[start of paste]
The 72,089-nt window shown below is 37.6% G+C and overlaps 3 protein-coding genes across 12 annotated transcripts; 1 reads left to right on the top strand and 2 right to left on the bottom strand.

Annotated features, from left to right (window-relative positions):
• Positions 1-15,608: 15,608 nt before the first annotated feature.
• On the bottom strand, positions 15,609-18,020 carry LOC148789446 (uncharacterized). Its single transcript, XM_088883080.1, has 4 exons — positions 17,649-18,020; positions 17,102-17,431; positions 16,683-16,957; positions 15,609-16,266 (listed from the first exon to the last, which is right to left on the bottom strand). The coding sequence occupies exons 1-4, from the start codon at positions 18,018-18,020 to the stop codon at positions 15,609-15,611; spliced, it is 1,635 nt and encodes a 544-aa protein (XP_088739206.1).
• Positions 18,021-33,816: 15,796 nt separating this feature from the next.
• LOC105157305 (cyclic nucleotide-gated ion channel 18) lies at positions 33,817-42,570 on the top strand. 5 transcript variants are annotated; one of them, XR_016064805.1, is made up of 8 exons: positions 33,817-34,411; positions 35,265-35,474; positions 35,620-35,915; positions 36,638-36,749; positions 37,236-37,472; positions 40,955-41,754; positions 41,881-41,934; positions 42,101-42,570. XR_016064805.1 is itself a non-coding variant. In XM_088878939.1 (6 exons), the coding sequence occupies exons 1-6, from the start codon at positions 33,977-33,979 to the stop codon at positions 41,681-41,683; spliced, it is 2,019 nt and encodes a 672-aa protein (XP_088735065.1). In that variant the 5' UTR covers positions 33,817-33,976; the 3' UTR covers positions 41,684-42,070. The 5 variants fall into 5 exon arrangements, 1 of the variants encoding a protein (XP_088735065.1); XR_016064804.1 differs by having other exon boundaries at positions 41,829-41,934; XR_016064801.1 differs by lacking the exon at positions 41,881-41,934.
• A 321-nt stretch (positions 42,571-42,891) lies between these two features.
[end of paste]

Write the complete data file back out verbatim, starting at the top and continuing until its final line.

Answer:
The 72,089-nt window shown below is 37.6% G+C and overlaps 3 protein-coding genes across 12 annotated transcripts; 1 reads left to right on the top strand and 2 right to left on the bottom strand.

Annotated features, from left to right (window-relative positions):
• Positions 1-15,608: 15,608 nt before the first annotated feature.
• On the bottom strand, positions 15,609-18,020 carry LOC148789446 (uncharacterized). Its single transcript, XM_088883080.1, has 4 exons — positions 17,649-18,020; positions 17,102-17,431; positions 16,683-16,957; positions 15,609-16,266 (listed from the first exon to the last, which is right to left on the bottom strand). The coding sequence occupies exons 1-4, from the start codon at positions 18,018-18,020 to the stop codon at positions 15,609-15,611; spliced, it is 1,635 nt and encodes a 544-aa protein (XP_088739206.1).
• Positions 18,021-33,816: 15,796 nt separating this feature from the next.
• LOC105157305 (cyclic nucleotide-gated ion channel 18) lies at positions 33,817-42,570 on the top strand. 5 transcript variants are annotated; one of them, XR_016064805.1, is made up of 8 exons: positions 33,817-34,411; positions 35,265-35,474; positions 35,620-35,915; positions 36,638-36,749; positions 37,236-37,472; positions 40,955-41,754; positions 41,881-41,934; positions 42,101-42,570. XR_016064805.1 is itself a non-coding variant. In XM_088878939.1 (6 exons), the coding sequence occupies exons 1-6, from the start codon at positions 33,977-33,979 to the stop codon at positions 41,681-41,683; spliced, it is 2,019 nt and encodes a 672-aa protein (XP_088735065.1). In that variant the 5' UTR covers positions 33,817-33,976; the 3' UTR covers positions 41,684-42,070. The 5 variants fall into 5 exon arrangements, 1 of the variants encoding a protein (XP_088735065.1); XR_016064804.1 differs by having other exon boundaries at positions 41,829-41,934; XR_016064801.1 differs by lacking the exon at positions 41,881-41,934.
• A 321-nt stretch (positions 42,571-42,891) lies between these two features.